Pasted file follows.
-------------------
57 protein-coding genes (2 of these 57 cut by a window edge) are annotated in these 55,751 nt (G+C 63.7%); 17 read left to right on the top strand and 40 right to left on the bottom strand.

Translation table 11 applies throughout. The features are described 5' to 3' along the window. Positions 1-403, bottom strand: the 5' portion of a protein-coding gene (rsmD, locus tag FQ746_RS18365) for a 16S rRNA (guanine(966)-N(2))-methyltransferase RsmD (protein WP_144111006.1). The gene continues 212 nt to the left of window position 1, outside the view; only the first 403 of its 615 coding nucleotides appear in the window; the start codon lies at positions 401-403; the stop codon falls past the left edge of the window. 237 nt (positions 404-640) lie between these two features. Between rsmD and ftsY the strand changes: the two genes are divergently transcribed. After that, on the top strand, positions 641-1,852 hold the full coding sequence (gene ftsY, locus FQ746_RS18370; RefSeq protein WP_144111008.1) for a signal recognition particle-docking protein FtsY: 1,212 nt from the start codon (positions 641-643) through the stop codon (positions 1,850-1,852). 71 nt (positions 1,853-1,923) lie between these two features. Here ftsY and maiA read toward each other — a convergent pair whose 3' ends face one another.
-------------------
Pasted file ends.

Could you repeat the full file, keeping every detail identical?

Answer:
57 protein-coding genes (2 of these 57 cut by a window edge) are annotated in these 55,751 nt (G+C 63.7%); 17 read left to right on the top strand and 40 right to left on the bottom strand.

Translation table 11 applies throughout. The features are described 5' to 3' along the window. Positions 1-403, bottom strand: the 5' portion of a protein-coding gene (rsmD, locus tag FQ746_RS18365) for a 16S rRNA (guanine(966)-N(2))-methyltransferase RsmD (protein WP_144111006.1). The gene continues 212 nt to the left of window position 1, outside the view; only the first 403 of its 615 coding nucleotides appear in the window; the start codon lies at positions 401-403; the stop codon falls past the left edge of the window. 237 nt (positions 404-640) lie between these two features. Between rsmD and ftsY the strand changes: the two genes are divergently transcribed. After that, on the top strand, positions 641-1,852 hold the full coding sequence (gene ftsY, locus FQ746_RS18370; RefSeq protein WP_144111008.1) for a signal recognition particle-docking protein FtsY: 1,212 nt from the start codon (positions 641-643) through the stop codon (positions 1,850-1,852). 71 nt (positions 1,853-1,923) lie between these two features. Here ftsY and maiA read toward each other — a convergent pair whose 3' ends face one another.